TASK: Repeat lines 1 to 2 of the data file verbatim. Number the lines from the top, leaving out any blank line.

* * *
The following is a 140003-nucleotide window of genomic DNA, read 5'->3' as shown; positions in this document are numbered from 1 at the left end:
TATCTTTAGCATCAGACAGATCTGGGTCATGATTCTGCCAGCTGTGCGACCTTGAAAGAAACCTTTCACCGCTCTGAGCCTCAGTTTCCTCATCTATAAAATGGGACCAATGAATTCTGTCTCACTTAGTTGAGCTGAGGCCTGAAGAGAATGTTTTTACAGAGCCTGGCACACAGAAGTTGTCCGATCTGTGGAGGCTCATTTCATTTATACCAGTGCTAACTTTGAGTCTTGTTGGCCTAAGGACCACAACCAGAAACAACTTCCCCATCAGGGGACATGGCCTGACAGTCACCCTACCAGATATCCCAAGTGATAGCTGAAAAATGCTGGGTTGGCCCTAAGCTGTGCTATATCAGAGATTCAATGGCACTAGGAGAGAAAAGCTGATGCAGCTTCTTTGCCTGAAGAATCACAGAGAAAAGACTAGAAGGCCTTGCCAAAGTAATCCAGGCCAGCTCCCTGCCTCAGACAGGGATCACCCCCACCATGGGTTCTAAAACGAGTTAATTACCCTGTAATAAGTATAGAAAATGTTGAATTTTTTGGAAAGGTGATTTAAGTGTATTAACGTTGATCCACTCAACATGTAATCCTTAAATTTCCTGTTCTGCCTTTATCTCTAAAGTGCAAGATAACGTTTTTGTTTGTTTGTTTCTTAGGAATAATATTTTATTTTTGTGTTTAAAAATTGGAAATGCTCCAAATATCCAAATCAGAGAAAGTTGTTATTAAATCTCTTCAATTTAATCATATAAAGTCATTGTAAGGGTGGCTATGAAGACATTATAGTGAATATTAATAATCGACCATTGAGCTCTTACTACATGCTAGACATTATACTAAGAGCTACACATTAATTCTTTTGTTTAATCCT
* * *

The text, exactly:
The following is a 140003-nucleotide window of genomic DNA, read 5'->3' as shown; positions in this document are numbered from 1 at the left end:
TATCTTTAGCATCAGACAGATCTGGGTCATGATTCTGCCAGCTGTGCGACCTTGAAAGAAACCTTTCACCGCTCTGAGCCTCAGTTTCCTCATCTATAAAATGGGACCAATGAATTCTGTCTCACTTAGTTGAGCTGAGGCCTGAAGAGAATGTTTTTACAGAGCCTGGCACACAGAAGTTGTCCGATCTGTGGAGGCTCATTTCATTTATACCAGTGCTAACTTTGAGTCTTGTTGGCCTAAGGACCACAACCAGAAACAACTTCCCCATCAGGGGACATGGCCTGACAGTCACCCTACCAGATATCCCAAGTGATAGCTGAAAAATGCTGGGTTGGCCCTAAGCTGTGCTATATCAGAGATTCAATGGCACTAGGAGAGAAAAGCTGATGCAGCTTCTTTGCCTGAAGAATCACAGAGAAAAGACTAGAAGGCCTTGCCAAAGTAATCCAGGCCAGCTCCCTGCCTCAGACAGGGATCACCCCCACCATGGGTTCTAAAACGAGTTAATTACCCTGTAATAAGTATAGAAAATGTTGAATTTTTTGGAAAGGTGATTTAAGTGTATTAACGTTGATCCACTCAACATGTAATCCTTAAATTTCCTGTTCTGCCTTTATCTCTAAAGTGCAAGATAACGTTTTTGTTTGTTTGTTTCTTAGGAATAATATTTTATTTTTGTGTTTAAAAATTGGAAATGCTCCAAATATCCAAATCAGAGAAAGTTGTTATTAAATCTCTTCAATTTAATCATATAAAGTCATTGTAAGGGTGGCTATGAAGACATTATAGTGAATATTAATAATCGACCATTGAGCTCTTACTACATGCTAGACATTATACTAAGAGCTACACATTAATTCTTTTGTTTAATCCT